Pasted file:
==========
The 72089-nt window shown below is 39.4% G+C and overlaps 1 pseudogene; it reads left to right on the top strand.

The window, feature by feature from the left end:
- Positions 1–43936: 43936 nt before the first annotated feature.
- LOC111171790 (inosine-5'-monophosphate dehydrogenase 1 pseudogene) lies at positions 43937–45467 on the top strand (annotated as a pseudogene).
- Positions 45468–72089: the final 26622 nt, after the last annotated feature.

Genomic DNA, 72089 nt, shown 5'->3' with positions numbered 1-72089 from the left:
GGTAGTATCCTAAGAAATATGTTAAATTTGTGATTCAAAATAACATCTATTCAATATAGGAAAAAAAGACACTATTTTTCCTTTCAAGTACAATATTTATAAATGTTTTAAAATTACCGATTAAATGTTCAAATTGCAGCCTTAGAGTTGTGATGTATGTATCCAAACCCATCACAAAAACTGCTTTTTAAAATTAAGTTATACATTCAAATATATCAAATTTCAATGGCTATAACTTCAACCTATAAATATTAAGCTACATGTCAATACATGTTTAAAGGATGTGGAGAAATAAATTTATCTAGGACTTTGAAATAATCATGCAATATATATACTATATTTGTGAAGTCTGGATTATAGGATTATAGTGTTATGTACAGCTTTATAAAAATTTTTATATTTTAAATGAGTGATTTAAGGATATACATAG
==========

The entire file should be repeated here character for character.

The 72089-nt window shown below is 39.4% G+C and overlaps 1 pseudogene; it reads left to right on the top strand.

The window, feature by feature from the left end:
- Positions 1–43936: 43936 nt before the first annotated feature.
- LOC111171790 (inosine-5'-monophosphate dehydrogenase 1 pseudogene) lies at positions 43937–45467 on the top strand (annotated as a pseudogene).
- Positions 45468–72089: the final 26622 nt, after the last annotated feature.

Genomic DNA, 72089 nt, shown 5'->3' with positions numbered 1-72089 from the left:
GGTAGTATCCTAAGAAATATGTTAAATTTGTGATTCAAAATAACATCTATTCAATATAGGAAAAAAAGACACTATTTTTCCTTTCAAGTACAATATTTATAAATGTTTTAAAATTACCGATTAAATGTTCAAATTGCAGCCTTAGAGTTGTGATGTATGTATCCAAACCCATCACAAAAACTGCTTTTTAAAATTAAGTTATACATTCAAATATATCAAATTTCAATGGCTATAACTTCAACCTATAAATATTAAGCTACATGTCAATACATGTTTAAAGGATGTGGAGAAATAAATTTATCTAGGACTTTGAAATAATCATGCAATATATATACTATATTTGTGAAGTCTGGATTATAGGATTATAGTGTTATGTACAGCTTTATAAAAATTTTTATATTTTAAATGAGTGATTTAAGGATATACATAG